Maybe it is wishful thinking….

Yesterday, I posted  about Dia Rashwan’s call for Egyptian opposition parties to unite and reach a common position against Inheritance (ie Gamal Mubarak taking over for his dad). 

Its true, as one commenter noted, that the Egyptian opposition is divided and any coordination will be difficult.  But are there differences so deep that they can’t reach a common stance against Tawreeth, something they can all generally agree on?  The giant brawl that occured at the headquarters of the Ghad party a few days ago, suggests that even this might be a  stretch:

CAIRO: Thirty-five Ghad party members were questioned by the public prosecution office Thursday following clashes between rival Ghad factions outside the party’s downtown headquarters.  A fire which began in the headquarters during the clashes resulted in 60 percent of it being destroyed, according to Wael Nawwara, head of the party’s executive committee.

On Thursday morning at roughly 10 am supporters of Moussa Mostafa Moussa, who is contesting leadership of Al Ghad, congregated in Talat Harb Square below the party headquarters where Gamila Ismail, wife of ex-party chairman Ayman Nour and others had convened to hold a general assembly.

An ongoing power struggle within the Ghad party began after Nour’s imprisonment, when he was stripped of the party’s presidency.

Eyewitnesses to Thursday’s events say that the two groups threw bottles and rocks at each other.  A group of men was photographed using lit aerosol cans to try and destroy the door and force their way into the locked building.  Fire broke soon after the clashes began, with both sides blaming each other for causing it.

If the Ghad party is so divided that they can’t even pick a leader without a full-fledged barroom brawl, how can they even begin to talk about negotiations with other parties?  First things first, right?  On the other hand, a cynic might wonder if the  NDP is playing divide and conquer, in fact, that’s exactly what some of the people in the Ghad party are saying.  To this, I’m sure Rashwan would respond by saying this is why it’s critical we reach a united anti-Inheritance front.

Trends to watch in Egypt

I’ve been meaning to blog about specific articles on these topics but I keep procrastinating.  Here are a few trends  to watch out for in Egypt:

1) Gamal Mubarak vs Ahmed Azz:  Proving your Street Cred
Everyone assumes that Gamal is going to make a run at the Presidency, whenever that might happen.  To do so succesfully,  Mubarak  must gain a certain level of public support, which he could do.    What’s holding him back is the widespread public perception that the Egyptian government is run by corrupt self-serving millionaire businessmen.   Gamal Mubarak’s challenge is to prove his “street cred.” 

Two major NDP players and symbols of Big Business are well known to the Egyptian public.  The first is real-estate and construction mogul Talaat Mustafa, who is now on trial for the murder of Lebanese pop singer Suzanne Tammem.  If he is convicted and goes to jail (he currently faces the death penalty) this would probably help Gamal Mubarak because it’s hard (or at least harder) to argue that the Fat Cats are above the law when one of the most powerful is sent to Death Row for a crime that wasn’t even committed in Egypt.  As Dia Rashwan put a few months ago “they are sacrificing a member of the family to save the family.”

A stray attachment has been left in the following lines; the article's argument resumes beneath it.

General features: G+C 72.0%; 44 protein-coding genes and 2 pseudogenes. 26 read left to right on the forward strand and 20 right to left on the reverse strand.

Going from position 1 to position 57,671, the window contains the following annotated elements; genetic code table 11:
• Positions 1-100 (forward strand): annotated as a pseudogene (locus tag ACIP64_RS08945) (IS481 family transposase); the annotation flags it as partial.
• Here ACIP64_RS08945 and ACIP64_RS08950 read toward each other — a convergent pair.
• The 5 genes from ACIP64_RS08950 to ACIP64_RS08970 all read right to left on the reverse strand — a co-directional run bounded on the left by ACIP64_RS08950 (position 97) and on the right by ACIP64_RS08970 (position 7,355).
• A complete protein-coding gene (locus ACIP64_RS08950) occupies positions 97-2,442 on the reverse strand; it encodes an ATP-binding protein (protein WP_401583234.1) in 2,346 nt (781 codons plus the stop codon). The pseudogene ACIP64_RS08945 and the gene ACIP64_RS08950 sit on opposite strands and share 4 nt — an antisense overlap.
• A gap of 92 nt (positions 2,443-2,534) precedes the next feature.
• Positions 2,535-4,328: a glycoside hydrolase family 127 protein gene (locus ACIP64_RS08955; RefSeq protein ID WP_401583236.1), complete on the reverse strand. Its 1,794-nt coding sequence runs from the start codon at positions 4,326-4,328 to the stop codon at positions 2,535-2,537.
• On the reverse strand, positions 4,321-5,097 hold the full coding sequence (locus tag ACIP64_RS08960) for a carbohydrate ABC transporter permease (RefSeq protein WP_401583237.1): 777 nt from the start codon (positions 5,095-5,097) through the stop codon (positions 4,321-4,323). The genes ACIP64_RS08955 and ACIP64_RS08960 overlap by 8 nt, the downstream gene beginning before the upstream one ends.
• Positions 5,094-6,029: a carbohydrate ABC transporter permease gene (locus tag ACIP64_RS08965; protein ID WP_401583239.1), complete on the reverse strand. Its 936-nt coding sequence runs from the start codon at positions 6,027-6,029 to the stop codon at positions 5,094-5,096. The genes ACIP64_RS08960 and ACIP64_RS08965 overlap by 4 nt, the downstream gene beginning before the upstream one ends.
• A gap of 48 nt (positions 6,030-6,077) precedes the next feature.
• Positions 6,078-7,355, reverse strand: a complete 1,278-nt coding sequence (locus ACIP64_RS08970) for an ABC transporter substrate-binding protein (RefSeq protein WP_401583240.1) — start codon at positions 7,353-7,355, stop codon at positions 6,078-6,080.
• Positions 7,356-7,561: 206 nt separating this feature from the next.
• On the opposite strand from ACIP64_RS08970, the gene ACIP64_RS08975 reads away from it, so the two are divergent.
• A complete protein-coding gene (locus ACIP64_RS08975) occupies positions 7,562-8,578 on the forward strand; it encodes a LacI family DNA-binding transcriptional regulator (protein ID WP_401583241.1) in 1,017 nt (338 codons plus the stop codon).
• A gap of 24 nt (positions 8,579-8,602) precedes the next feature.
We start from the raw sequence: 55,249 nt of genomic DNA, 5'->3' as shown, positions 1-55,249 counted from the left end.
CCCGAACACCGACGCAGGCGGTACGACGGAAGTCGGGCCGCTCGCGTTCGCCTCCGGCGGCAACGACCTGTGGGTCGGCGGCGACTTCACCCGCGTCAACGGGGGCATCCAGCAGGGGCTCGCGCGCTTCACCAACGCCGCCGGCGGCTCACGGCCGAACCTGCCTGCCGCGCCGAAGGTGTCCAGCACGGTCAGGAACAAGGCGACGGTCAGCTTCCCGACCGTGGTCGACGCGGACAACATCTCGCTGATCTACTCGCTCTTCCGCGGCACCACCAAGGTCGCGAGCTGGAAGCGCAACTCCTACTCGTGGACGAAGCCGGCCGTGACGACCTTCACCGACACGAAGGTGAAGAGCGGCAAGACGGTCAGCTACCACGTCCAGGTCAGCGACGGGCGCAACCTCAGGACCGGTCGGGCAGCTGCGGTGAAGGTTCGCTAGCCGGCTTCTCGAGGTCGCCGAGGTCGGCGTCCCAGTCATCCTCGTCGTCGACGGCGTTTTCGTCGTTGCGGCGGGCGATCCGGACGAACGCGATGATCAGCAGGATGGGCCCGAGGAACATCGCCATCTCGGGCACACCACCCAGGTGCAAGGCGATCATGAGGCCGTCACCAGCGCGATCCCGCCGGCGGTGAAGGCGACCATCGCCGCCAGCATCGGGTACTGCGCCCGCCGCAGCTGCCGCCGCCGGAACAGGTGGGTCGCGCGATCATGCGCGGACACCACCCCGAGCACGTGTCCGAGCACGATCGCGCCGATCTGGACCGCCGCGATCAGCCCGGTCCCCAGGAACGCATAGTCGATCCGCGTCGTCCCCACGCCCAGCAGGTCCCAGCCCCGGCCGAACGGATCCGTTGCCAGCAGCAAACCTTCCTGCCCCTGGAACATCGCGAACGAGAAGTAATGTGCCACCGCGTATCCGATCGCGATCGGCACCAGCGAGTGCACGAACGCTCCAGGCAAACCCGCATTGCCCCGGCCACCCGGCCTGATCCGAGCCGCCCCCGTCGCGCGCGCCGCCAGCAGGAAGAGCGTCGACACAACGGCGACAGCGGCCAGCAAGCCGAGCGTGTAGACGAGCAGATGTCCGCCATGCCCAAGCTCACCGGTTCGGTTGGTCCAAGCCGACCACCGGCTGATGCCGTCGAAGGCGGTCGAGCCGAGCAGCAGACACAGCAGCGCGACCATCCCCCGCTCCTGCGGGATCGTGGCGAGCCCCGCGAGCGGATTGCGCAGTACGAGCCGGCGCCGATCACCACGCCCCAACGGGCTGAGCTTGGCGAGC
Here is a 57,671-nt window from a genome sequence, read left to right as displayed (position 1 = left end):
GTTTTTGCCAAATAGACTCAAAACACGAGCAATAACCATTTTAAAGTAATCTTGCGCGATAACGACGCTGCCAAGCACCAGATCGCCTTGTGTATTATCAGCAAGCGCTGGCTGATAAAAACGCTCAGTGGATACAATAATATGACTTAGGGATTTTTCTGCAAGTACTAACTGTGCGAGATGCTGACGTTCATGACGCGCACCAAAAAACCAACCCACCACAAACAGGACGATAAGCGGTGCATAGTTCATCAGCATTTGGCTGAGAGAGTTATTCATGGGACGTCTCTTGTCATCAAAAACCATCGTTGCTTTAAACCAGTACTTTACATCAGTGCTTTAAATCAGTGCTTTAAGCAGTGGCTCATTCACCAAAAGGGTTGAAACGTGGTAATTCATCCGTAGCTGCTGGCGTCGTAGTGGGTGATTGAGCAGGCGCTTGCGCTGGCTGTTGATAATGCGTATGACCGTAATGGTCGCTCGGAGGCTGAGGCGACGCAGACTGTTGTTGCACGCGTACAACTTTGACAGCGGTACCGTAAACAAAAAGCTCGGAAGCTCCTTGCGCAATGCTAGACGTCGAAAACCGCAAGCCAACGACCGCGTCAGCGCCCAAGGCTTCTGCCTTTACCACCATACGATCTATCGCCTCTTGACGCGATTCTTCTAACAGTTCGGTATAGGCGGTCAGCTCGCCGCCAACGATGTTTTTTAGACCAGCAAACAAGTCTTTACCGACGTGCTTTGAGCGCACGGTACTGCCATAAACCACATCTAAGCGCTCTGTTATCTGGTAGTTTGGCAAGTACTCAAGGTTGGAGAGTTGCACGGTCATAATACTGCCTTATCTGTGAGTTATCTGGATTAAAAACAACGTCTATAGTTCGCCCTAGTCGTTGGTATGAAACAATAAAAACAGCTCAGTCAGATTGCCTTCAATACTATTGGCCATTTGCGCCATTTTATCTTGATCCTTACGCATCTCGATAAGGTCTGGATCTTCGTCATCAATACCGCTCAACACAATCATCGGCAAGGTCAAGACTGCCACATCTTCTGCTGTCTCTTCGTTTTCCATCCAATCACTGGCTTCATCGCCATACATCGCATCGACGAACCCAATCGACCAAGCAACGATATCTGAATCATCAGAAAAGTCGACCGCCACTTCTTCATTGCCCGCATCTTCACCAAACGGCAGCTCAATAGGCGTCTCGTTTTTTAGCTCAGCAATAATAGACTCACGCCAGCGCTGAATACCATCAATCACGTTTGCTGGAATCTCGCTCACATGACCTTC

The second figure is Ahmed Azz, a traditional politically ally of Gamal,  who (allegedly) monopolizes the steel industry, and  is probably the number one symbol of Fat-Catism.   Say the word monopoly in EGypt and people will think you are referring to Ahmed Azz.    Yusuf Al-Qaradawi, without saying Azz’s name, has made statements arguing that Monopolistic practices are not permitted in Islam.   Any politician trying to prove their populist credentials (anywhere in any country) will try to distance themselves from billionare industrialists.   Selling yourself as different is essential.   Al-Dostor had an article last week talking about tension between the two (looking for link).  In the future, look for Gamal Mubarak to try and sell himself as “different” as part of a future Presidential candidacy.  

2) The Lebanon File: From the Foreign Ministry to the Mukhabaret
I have heard this from many different people and sources:  the balance of power within the  Egyptian foreign policy establishment seems to have shifted in favor of  Omar Suleiman’s Mukhabaret (Intel) and not the Foreign Ministry. 

The Lebanon file is one place where this is playing out.   Al-Dostor had a recent article titled “Has the Lebanon file moved from the Conriche Al-Nile to East Cairo?  (The Egyptian version of “From Foggy Bottom to Langley).    Egypt wants to renew its role in  Lebanon.   Lebanese President Suleiman will visit Cairo next month and Egypt is trying to restore its relations with Hezbollah, which is being handled by Suleman’s people.   Al-Dostor noted how Suleiman’s number two recently paid a visit to Beirut in an effort to coordinate these meetings. 

The shift in power  is most clear on the Israel-Palestine file.  Egypt doesn’t talk to its own Muslim Brotherhood, so its very difficult politically for them to meet, at the political level, with the Palestinian Muslim Brotherhood (HAMAS).  Hence, meetings between Egypt and Hamas have been almost exclusively at the Security (ie Suleiman’s people) level.

3) Dia Rashwan’s Proposal for How to Deal with the post-Mubarak political scene:
The noted Egyptian political commentator Dia Rashwan has recently put forth a political “action plan” for Egypt’s opposition.  He has some very interesting ideas which Media Shack readers will want to hear about.  Mr Egypt is currently putting together a post on this topic.  Stay tuned.